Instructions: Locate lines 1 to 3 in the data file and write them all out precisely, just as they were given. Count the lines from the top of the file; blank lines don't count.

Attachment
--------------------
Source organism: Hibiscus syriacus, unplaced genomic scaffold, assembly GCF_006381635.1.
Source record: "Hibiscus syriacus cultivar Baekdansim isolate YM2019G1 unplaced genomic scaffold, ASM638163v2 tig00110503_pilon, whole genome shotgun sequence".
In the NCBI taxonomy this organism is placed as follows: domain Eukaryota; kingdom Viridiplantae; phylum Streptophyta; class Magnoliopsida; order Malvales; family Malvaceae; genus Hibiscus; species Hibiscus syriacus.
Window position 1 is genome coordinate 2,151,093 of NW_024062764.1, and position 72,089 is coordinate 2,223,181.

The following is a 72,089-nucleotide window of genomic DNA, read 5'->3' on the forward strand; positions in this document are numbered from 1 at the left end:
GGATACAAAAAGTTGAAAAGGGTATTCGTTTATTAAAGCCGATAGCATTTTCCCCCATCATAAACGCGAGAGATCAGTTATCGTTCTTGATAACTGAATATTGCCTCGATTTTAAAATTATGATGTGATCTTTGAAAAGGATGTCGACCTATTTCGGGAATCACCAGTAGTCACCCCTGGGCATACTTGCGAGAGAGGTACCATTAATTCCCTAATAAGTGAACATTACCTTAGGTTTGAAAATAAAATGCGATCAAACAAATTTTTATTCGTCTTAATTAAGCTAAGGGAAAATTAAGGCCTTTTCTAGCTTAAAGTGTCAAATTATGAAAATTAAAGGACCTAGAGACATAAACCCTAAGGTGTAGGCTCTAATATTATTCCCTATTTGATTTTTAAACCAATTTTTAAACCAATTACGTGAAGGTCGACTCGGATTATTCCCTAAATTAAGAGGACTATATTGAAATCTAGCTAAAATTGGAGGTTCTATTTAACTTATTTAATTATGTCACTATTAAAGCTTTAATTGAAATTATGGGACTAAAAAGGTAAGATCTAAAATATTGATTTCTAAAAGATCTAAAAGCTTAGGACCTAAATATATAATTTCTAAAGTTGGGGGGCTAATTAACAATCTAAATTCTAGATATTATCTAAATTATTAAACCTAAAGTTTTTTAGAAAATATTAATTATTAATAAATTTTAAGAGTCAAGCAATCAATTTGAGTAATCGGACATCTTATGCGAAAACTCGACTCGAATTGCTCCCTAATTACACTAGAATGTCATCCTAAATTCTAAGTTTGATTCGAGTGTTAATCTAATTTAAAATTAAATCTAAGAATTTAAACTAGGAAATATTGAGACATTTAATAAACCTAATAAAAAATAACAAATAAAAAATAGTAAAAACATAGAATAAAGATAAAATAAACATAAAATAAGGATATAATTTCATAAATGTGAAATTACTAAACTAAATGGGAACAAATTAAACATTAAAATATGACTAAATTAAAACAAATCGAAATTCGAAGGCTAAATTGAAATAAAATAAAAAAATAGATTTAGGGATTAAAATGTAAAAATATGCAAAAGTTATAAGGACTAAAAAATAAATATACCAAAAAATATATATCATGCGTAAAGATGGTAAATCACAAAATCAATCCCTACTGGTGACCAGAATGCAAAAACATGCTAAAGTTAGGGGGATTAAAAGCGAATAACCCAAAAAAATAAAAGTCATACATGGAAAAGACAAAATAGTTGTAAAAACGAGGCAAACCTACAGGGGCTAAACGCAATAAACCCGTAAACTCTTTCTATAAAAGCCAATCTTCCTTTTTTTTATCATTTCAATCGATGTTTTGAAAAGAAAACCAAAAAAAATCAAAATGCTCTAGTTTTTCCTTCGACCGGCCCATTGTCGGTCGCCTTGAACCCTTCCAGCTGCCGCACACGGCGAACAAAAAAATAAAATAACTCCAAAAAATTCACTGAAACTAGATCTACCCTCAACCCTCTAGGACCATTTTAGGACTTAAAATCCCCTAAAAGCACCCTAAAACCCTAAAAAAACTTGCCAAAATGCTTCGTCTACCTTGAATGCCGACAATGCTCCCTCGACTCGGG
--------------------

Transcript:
Source organism: Hibiscus syriacus, unplaced genomic scaffold, assembly GCF_006381635.1.
Source record: "Hibiscus syriacus cultivar Baekdansim isolate YM2019G1 unplaced genomic scaffold, ASM638163v2 tig00110503_pilon, whole genome shotgun sequence".
In the NCBI taxonomy this organism is placed as follows: domain Eukaryota; kingdom Viridiplantae; phylum Streptophyta; class Magnoliopsida; order Malvales; family Malvaceae; genus Hibiscus; species Hibiscus syriacus.